“We Need New Names” is the breakout novel by NoViolet Bulawayo that was published in 2013, and was a finalist for the Man Booker Prize the following year.
You might also recognize it as this year’s Common Reading book.
Bulawayo draws on her Zimbabwean roots to create the story of Darling, a ten-year-old girl living in a poor community called Paradise during a politically tumultuous time in Zimbabwe.
Darling navigates growing up in a community where resources, information and supervision are scarce.
As an adolescent, Darling immigrates to the United States. There, she faces the challenges of integrating into a new community, particularly one that fails to meet her expectations.
What did you think of the book?
HANNAH SOLTIS (HS) & BREANNA WIERSMA (BW) – Copy Editors
HS: In general, I thought the book made many thought-provoking points. One aspect of the book I thought the author did well was the way in which she addressed some common misunderstandings about African nations and the people who live in them.
I have found, for instance, that many people in the U.S. perceive Africa as a singular country where everyone lives in the bush because they have no money for food or education. Although the residents of Paradise do live in poverty, they have other characteristics and motivations that make them complex humans and not just Those People Far Away Who Need Help.
The book also highlighted the fact that people in the U.S. don’t generally learn about the intricacies of history or politics in non-Western countries. While I was reading, I realized that I had no idea about the historical context of the unrest in Zimbabwe, even though all of the events happened recently.
It can be easy to forget that people are multifaceted, and Bulawayo reminds us through her story that we oftentimes dehumanize those we pity.
BW: Overall, I’m left a little mixed about the book. One of the strongest points in its favor for me is that it is deeply successful as a coming-of-age novel.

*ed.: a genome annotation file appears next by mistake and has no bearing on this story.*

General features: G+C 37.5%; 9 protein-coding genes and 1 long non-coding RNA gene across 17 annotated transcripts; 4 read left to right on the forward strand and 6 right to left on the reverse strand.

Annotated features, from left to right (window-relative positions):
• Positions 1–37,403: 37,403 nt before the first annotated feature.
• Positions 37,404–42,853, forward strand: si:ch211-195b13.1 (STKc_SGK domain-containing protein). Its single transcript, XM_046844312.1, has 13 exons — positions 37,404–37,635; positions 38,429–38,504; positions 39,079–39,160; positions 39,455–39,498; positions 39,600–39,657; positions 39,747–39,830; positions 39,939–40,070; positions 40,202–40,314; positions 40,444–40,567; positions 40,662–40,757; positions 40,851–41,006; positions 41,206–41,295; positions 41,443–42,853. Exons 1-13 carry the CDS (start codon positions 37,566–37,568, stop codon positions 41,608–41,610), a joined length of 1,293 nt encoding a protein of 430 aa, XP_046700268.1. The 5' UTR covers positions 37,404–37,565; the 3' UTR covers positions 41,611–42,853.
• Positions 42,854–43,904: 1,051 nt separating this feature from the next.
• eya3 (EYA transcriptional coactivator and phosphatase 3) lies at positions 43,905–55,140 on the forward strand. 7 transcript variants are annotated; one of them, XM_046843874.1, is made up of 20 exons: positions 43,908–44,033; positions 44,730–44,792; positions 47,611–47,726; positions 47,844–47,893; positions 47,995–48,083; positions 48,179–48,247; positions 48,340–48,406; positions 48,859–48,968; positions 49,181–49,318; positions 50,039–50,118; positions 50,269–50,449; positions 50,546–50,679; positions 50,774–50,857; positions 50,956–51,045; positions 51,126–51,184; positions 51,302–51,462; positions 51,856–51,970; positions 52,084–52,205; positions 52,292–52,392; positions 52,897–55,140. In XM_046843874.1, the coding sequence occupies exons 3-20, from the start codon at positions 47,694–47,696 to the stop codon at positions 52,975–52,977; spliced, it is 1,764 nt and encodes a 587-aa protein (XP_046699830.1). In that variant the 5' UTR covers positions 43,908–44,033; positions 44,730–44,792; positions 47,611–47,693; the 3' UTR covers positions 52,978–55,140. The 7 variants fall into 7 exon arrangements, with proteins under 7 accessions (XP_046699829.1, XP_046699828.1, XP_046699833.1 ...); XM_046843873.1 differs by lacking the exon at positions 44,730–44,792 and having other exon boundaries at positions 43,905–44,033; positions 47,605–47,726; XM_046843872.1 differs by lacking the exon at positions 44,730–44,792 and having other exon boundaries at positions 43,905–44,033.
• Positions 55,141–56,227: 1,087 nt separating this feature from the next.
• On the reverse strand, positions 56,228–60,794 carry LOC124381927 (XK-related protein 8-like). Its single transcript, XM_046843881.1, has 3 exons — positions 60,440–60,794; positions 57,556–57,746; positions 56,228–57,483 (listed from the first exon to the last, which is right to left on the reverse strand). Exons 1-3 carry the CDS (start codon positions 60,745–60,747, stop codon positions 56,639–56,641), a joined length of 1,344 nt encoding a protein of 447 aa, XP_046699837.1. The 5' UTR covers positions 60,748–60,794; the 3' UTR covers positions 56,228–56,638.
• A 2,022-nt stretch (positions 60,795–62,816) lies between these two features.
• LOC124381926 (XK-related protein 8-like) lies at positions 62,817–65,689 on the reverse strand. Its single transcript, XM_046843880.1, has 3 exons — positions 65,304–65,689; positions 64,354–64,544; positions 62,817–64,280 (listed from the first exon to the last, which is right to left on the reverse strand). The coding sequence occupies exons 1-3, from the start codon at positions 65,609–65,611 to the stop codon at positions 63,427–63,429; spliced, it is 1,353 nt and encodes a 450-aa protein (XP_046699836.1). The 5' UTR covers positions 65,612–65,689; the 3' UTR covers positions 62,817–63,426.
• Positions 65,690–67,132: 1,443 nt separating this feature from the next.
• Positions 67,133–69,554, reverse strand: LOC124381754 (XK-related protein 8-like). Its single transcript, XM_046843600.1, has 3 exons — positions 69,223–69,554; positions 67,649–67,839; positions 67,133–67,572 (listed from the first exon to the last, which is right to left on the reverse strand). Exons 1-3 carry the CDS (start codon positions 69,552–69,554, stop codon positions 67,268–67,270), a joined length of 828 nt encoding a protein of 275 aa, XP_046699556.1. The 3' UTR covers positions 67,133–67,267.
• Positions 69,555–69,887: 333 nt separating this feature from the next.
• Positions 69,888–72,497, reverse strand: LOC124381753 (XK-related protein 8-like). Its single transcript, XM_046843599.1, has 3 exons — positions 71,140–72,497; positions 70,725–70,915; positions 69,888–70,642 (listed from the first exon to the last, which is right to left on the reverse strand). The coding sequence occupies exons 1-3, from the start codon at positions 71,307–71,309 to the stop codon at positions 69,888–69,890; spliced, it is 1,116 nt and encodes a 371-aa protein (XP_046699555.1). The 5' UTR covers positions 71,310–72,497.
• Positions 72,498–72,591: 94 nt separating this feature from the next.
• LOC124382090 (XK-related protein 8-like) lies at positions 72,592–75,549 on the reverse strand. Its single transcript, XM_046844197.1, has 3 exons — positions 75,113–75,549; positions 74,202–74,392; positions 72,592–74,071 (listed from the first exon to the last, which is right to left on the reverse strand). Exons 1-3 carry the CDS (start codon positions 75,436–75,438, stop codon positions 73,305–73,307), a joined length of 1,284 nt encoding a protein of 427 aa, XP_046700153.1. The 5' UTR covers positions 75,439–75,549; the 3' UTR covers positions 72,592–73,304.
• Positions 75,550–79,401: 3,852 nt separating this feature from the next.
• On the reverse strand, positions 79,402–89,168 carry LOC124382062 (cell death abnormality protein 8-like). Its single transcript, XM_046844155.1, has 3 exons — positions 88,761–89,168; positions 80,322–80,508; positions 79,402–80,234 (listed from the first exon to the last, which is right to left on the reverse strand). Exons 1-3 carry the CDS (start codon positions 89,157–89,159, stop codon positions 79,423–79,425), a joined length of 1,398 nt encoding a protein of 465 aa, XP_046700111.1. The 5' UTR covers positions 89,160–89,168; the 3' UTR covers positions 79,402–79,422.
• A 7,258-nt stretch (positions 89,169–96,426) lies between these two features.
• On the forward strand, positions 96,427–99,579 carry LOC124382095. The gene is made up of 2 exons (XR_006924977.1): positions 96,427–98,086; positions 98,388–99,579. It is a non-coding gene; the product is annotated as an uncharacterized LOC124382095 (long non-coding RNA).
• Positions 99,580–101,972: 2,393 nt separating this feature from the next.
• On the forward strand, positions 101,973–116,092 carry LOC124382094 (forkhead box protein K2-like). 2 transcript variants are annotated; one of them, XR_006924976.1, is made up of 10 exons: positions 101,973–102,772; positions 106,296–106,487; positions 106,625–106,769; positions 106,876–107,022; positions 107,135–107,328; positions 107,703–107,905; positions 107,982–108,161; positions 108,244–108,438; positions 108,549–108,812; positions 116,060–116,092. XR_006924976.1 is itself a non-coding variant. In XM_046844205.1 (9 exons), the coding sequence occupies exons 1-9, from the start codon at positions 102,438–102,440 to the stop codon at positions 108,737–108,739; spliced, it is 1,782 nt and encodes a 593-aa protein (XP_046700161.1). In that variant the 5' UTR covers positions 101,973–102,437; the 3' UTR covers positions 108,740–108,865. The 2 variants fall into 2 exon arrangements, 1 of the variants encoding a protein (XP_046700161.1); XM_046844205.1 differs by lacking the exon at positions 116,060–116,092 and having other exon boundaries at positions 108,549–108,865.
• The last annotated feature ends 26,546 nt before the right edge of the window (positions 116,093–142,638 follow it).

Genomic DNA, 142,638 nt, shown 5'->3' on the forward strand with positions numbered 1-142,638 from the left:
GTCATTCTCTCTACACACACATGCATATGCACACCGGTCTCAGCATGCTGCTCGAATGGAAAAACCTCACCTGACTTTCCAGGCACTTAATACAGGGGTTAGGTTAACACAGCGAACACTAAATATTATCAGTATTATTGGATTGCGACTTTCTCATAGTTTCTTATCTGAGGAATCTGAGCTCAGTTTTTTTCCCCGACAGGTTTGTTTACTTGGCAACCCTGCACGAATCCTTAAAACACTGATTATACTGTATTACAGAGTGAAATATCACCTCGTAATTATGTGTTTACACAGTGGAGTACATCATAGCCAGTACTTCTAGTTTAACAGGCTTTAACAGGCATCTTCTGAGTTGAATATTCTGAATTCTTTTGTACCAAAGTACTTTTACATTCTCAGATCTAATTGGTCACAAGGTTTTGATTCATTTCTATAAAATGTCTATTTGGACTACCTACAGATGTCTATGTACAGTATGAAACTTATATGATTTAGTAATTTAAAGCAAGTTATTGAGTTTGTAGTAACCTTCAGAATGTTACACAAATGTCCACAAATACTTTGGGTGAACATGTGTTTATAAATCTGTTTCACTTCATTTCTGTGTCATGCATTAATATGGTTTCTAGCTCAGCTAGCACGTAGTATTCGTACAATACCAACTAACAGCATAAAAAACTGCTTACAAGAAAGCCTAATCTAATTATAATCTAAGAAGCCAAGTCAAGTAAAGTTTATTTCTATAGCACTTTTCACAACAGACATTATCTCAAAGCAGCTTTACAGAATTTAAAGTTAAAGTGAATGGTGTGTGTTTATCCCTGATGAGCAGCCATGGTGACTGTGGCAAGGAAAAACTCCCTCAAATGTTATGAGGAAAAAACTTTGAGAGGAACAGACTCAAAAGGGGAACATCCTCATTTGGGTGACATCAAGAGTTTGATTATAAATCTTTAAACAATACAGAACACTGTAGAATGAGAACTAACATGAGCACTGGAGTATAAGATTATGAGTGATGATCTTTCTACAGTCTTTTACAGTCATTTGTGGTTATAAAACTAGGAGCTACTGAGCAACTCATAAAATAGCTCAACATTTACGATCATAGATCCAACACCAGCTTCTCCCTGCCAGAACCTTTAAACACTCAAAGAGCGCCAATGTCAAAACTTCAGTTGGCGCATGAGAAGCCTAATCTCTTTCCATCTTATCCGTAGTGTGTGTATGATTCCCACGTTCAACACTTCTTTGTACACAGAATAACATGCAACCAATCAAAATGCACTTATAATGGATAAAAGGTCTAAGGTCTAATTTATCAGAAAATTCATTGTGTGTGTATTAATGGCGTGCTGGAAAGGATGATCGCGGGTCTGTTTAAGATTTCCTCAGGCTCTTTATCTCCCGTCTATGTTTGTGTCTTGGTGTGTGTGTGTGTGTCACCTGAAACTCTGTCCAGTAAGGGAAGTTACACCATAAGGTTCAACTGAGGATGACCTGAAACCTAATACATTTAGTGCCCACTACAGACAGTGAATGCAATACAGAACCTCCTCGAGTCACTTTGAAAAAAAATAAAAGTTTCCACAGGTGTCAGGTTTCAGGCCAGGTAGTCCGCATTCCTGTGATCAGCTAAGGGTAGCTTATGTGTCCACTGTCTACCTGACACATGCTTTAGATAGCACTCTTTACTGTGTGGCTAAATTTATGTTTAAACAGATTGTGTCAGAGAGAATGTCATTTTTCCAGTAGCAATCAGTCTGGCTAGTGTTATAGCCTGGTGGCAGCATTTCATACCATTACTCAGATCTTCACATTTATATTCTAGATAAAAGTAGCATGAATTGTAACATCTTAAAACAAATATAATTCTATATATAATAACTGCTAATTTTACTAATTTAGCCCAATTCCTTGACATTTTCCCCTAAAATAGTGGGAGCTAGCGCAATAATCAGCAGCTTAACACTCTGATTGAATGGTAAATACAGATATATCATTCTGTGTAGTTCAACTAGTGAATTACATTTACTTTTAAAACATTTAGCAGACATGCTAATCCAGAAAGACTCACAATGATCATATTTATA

Darling matures in a way that feels organic: she grows emotionally as she gains context for conflicts she faced as a child, but her voice is never lost.
That being said, it was hard for me at times to see Bulawayo’s intention. The book has a few moments that don’t seem to work for me as standalone scenes or to ask larger questions.Advertisement
These moments of disconnection leave me unsure about the book as a whole. The places where Bulawayo connects, she does extremely well, but there are places where I was left spectacularly lost.
How do you feel about it as a Common Reading pick?
HS: I can definitely see why this book was chosen for Common Reading. It fits with PLU’s goal of opening dialogues about difficult topics so as to work toward changing destructive behaviors and systems.
However, the book was very political and might have felt exclusionary to some people, especially first-years who entered into the story with little to no context.
While I believe that the novel raises important questions, it seems to assume that everyone will be on the same page about these topics, which is certainly not the case.
I enjoyed reading the book, but I can also see how it might have been an uncomfortable read for some people.
BW: Especially in light of the current on-campus conversations about culture and race, I understand how “We Need New Names” would be chosen as a Common Reading book.
I’m not sure it works for me though. I found it to be a difficult book to “get into” in general. Within the first two chapters, some heavy topics are covered (sexual assault, exorcism and suicide). These could be dissuading for any reader, but I can see how they could be particularly rough as an introduction to college reading, especially when read over the summer without classroom spaces to help discuss, dissect and contextualize them.
Ultimately, I think that “We Need New Names” is reasonable on its own merit, but as a Common Reading book, it doesn’t add up for me.
This article is taken from Mast Media.